Handling Game Day

    • The SEC implemented a cancelation policy that assigns losses to schools who can't play due to COVID outbreaks.
    • It's up to schools how to handle fan safety, and they all have different policies.

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The SEC and schools haven’t ignored the rapid spread of the Delta variant. Like other conferences, they’ve instituted a game cancelation policy. 

Though it is technically effective for “COVID-19, injuries or other reasons,” the SEC’s cancelation policy effectively punishes teams who sustain COVID outbreaks — similar to policies for several other FBS conferences.

If a team doesn’t have enough players available, the game will be canceled and that team “will be assigned a loss,” the conference announced on Aug. 30. The other team will receive a win.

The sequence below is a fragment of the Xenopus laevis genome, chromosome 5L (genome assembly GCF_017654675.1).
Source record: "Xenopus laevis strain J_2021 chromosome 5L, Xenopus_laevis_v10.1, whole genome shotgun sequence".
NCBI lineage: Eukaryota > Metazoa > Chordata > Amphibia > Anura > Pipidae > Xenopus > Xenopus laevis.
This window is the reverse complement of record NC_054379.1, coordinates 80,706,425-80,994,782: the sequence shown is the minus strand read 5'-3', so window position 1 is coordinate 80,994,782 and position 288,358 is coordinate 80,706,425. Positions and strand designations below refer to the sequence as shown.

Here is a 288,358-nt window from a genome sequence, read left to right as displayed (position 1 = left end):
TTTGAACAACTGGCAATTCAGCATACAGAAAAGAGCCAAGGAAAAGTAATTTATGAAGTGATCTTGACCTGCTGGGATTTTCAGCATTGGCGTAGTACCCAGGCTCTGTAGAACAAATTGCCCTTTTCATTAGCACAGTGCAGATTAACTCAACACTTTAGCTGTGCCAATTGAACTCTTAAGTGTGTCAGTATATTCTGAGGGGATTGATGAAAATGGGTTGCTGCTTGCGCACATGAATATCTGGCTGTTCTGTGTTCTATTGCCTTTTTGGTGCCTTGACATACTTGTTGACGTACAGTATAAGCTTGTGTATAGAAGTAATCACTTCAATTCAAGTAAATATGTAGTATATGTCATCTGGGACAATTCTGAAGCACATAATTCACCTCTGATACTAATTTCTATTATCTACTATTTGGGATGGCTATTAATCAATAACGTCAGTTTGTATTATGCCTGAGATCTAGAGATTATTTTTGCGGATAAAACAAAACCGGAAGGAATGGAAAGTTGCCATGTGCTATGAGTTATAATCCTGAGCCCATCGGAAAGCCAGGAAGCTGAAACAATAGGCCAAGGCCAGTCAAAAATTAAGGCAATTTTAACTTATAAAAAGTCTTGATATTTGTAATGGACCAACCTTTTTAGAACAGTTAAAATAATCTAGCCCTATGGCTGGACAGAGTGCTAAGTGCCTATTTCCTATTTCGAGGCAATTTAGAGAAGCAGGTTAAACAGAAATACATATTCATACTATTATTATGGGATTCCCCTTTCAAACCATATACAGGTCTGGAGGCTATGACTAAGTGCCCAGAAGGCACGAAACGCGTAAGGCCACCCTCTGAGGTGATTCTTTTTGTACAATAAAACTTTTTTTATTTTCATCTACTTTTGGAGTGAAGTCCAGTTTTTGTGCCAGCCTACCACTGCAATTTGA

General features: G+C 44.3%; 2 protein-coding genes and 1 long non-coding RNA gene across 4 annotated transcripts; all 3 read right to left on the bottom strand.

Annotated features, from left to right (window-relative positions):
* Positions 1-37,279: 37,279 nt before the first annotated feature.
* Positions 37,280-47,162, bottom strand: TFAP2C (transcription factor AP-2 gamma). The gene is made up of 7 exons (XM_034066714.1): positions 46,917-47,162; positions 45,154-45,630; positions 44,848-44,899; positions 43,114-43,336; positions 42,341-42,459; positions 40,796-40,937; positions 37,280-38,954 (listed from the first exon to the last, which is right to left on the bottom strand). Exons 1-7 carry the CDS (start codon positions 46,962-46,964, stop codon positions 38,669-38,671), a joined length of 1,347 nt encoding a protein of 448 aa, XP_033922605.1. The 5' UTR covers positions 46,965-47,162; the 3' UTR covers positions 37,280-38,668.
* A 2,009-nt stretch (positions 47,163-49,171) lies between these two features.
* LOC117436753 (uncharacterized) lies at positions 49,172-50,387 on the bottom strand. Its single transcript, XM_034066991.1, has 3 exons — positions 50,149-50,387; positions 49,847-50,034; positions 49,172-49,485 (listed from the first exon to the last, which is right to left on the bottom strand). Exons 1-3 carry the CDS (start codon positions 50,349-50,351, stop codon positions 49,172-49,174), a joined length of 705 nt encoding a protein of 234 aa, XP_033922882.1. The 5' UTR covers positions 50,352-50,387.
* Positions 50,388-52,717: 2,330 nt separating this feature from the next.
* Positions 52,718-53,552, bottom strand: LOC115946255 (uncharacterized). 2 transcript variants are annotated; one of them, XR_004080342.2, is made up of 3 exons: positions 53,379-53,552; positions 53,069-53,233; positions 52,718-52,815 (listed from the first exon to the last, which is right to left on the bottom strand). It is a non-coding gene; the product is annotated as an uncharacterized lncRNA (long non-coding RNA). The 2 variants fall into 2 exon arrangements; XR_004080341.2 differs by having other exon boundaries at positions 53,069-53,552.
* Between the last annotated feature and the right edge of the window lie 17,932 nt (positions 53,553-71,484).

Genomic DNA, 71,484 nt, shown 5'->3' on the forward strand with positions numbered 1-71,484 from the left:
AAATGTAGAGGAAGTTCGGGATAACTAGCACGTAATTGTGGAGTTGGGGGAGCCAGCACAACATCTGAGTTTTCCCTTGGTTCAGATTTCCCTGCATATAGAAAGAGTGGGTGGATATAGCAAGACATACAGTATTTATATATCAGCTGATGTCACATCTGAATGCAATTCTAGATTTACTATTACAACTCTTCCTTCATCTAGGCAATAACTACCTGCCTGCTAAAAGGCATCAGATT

If a game is canceled because neither team has enough players, they both receive losses.

But there’s no conference-wide policy for fan safety measures. At last night’s Vols game at Neyland Stadium, for example, there was no vaccine mandate for fans.

In some cases, COVID mitigation rules aren’t up to teams. Due to state law, the Florida Gators could be fined for requiring vaccines for entry to games. However, the athletic department is offering vaccines to fans before kickoff.

At Tiger Stadium in Baton Rouge, on the other hand, all fans 12 or older will have to show proof that they received at least one vaccine dose, or provide a negative PCR test from 72 hours before entering. The decision was because of “the significant threat presented by COVID-19 across the state of Louisiana due to the highly transmissible Delta variant,” according to the announcement.

It’s unclear, of course, whether LSU will be able to implement that policy at home games anytime soon — they’re playing in Los Angeles this weekend, and there’s no word yet on when they can return back to Baton Rouge in the wake of Hurricane Ida.